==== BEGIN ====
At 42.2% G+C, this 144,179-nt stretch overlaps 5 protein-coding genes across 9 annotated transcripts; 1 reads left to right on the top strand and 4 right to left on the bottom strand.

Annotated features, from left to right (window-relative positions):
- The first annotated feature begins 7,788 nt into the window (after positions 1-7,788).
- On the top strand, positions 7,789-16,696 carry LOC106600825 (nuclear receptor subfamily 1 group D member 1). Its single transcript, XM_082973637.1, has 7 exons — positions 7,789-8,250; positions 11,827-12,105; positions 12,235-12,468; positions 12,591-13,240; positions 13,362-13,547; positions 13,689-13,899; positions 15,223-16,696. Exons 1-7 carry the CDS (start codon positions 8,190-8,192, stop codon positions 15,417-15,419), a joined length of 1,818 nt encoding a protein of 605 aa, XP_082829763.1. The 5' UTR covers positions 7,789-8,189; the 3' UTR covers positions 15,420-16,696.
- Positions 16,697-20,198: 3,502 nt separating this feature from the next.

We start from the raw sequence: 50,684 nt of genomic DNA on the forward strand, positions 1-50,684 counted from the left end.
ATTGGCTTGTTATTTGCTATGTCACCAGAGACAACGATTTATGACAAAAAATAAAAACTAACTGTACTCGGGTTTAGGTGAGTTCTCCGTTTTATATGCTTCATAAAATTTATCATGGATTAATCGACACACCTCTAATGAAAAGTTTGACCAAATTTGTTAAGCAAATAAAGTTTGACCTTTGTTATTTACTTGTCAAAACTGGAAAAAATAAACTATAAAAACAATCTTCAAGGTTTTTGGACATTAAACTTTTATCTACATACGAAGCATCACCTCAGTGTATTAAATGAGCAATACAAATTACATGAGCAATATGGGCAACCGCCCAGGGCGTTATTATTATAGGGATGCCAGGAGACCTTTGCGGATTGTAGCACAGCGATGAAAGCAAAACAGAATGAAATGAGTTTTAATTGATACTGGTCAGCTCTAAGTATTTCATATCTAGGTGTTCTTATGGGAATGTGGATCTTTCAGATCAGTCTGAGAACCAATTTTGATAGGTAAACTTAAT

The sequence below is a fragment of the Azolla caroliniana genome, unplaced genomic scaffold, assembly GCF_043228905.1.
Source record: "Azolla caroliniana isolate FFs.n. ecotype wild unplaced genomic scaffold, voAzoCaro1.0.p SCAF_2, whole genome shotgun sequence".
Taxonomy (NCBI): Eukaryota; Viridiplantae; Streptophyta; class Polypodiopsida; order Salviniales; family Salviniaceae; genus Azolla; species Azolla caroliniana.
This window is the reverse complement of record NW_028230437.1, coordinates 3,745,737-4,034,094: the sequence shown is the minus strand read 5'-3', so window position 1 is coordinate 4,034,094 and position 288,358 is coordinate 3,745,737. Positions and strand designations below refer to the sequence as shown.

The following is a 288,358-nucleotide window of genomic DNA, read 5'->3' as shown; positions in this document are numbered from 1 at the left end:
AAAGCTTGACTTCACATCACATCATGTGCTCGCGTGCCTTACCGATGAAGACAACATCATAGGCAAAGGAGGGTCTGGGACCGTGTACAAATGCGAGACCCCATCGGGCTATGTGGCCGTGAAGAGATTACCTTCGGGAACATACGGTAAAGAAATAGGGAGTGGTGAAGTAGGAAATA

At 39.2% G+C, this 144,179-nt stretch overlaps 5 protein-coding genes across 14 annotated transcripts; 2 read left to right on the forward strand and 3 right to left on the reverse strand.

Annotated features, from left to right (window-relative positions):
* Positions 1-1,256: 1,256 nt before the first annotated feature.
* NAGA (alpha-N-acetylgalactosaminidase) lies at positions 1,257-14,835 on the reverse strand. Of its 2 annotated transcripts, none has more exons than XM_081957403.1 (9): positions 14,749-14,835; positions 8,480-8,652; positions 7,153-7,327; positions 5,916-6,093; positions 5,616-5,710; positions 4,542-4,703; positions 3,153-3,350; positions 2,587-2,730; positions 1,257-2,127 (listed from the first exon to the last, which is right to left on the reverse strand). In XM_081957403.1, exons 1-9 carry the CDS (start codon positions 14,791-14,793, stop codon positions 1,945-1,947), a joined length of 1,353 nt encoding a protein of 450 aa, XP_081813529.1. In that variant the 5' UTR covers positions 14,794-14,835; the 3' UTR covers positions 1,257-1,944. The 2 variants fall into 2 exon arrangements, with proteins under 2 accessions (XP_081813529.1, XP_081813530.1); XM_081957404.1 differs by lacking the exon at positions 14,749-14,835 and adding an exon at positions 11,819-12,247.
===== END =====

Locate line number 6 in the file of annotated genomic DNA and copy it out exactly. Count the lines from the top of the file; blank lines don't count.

We start from the raw sequence: 50,684 nt of genomic DNA on the forward strand, positions 1-50,684 counted from the left end.